Biography of the Authors: Kurt Tutschku is an Assistant Professor at the Chair of Distributed Systems, University of Würzburg. He has received a doctoral degree from University of Würzburg in 1999. Kurt Tutschku is leading the department’s group on network management and future network services. His research interest include event- and traffic-oriented management of IP-based communication networks, planning and optimization of telecommunication systems, demand-oriented design of future generation, large scale IP networks, methods for the estimation and characterization of the spatial teletraffic distribution in mobile communication networks, design of algorithms and tools for demand based computer aided mobile network planning, and the modeling of future network services in third generation internet, particular of peer-to-peer systems. Additional information is available at: http://www3.informatik.uni-wuerzburg.de/staff/tutschku

Hermann de Meer has led several national and international projects in modeling and performance evaluation, data communications, and quality of service. He has been an Assistant Professor at Hamburg University, Germany, a Visiting Professor at Columbia University in New York, USA, and a Research Fellow of the Deutsche Forschungsgemeinschaft (DFG). He is currently appointed as Reader for communication networks and distributed systems at University College London and as Visiting Professor at Karlstad University, Sweden. Dr. Hermann de Meer has received his doctoral degree with distinction from the University of Erlangen-Nuremberg, Germany, has been received an MMB best-paper award, and is co-authoring a well-cited book on Queuing Networks and Markov Chains – Modeling and Performance Evaluation with Computer Science Applications published by John Wiley in 1998. Additional information is available at: http://www.ee.ucl.ac.uk/netdist/ Preliminary Contents: Network Efficient P2P-Services and their Management 1. Introduction: Overview of p2p services • Aims, terminology, architecture classes 2. Components, structures and algorithms of p2p services a. P2P and Distributed Systems b. P2P and Overlay Networks c. P2P and Self-Organization d. P2P and Ad-Hoc Networks 3. Technical Features of p2p services a. Topology and topology models • Group Forming Networks • Small World and Scale Free networks b. Signaling: • Routing and forwarding strategies in p2p overlays • Comparison with Ad-Hoc networks c. Efficient resource management • Multiple source downloads: Swarming b. Distributed Hash Tables (DHT) and Content Addressable Networks (CAN) 4. Case Studies: Presentation of selected p2p applications and p2p frameworks such as Seti@Home, Gnutella, Kazaa, EDonkey2000, Freenet, JXTA and .Net 5. Analyses of p2p services a. Decentralization and scalability b. Security, anonymity and trust c. Fault tolerance and resilience d. Performance and self-organization e. P2P traffic measurements f. P2P traffic models 6. Performance and Traffic Management: a. Overview on Network-layer traffic management: • Port throttling, shapers and firewalls • Network layer based traffic engineering b. A case study in Application-layer performance management: • Application Layer Active Networking (ALAN), dynamic overlay networks • Application-layer based load balancing 7. Conclusions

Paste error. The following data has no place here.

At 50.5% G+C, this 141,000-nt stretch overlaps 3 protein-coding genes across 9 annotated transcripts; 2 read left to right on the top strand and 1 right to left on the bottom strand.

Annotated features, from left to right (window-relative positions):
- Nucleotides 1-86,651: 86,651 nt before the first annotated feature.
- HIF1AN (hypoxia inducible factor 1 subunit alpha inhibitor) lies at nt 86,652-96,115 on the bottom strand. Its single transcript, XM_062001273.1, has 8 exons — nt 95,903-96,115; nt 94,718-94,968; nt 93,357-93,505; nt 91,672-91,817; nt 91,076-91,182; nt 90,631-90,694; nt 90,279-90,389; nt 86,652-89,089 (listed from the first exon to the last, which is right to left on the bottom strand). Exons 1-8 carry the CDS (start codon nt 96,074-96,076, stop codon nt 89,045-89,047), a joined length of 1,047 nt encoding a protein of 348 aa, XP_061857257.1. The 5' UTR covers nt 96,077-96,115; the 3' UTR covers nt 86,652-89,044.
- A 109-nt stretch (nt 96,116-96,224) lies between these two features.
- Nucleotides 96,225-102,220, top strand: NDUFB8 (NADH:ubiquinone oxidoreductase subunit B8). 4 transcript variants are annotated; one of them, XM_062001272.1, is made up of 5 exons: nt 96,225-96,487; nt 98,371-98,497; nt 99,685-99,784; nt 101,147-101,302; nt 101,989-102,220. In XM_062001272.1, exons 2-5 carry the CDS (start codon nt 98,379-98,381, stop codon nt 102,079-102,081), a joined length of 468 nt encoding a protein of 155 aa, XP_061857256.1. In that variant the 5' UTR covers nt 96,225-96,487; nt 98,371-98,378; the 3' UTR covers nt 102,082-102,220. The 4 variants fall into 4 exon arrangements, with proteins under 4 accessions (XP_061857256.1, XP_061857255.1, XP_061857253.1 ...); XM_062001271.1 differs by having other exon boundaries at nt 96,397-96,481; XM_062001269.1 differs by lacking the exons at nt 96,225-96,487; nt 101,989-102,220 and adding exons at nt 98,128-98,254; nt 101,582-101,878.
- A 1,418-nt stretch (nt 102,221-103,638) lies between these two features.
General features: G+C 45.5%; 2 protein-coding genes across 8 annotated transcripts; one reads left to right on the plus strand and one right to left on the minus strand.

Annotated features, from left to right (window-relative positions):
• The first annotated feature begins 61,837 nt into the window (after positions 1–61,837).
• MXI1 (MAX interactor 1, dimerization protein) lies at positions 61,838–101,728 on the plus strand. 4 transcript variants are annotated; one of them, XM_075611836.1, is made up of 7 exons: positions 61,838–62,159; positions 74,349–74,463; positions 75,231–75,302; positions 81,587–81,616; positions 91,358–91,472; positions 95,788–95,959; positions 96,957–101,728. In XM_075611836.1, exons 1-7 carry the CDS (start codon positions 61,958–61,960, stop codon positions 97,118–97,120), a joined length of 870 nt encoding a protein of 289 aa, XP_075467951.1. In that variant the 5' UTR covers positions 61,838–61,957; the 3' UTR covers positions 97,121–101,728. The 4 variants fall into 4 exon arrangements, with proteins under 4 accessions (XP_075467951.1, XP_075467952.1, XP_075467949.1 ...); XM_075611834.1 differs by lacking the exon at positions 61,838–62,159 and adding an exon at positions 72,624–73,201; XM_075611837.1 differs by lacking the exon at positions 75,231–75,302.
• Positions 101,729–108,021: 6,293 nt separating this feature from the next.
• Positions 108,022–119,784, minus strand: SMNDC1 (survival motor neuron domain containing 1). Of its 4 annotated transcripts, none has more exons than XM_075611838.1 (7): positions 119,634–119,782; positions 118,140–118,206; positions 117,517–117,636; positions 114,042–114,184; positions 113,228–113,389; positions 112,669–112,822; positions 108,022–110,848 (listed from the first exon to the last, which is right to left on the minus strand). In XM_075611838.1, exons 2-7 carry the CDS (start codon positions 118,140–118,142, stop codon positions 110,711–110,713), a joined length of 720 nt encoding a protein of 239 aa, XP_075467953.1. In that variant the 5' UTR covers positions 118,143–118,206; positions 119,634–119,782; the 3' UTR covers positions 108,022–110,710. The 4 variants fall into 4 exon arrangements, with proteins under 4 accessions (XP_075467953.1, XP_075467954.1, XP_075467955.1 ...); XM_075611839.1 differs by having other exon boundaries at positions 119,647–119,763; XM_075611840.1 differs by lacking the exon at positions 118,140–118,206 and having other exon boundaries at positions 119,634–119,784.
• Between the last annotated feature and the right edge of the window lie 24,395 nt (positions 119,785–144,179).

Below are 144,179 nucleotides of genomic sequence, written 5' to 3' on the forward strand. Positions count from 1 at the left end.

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posted:12/18/2009
language:German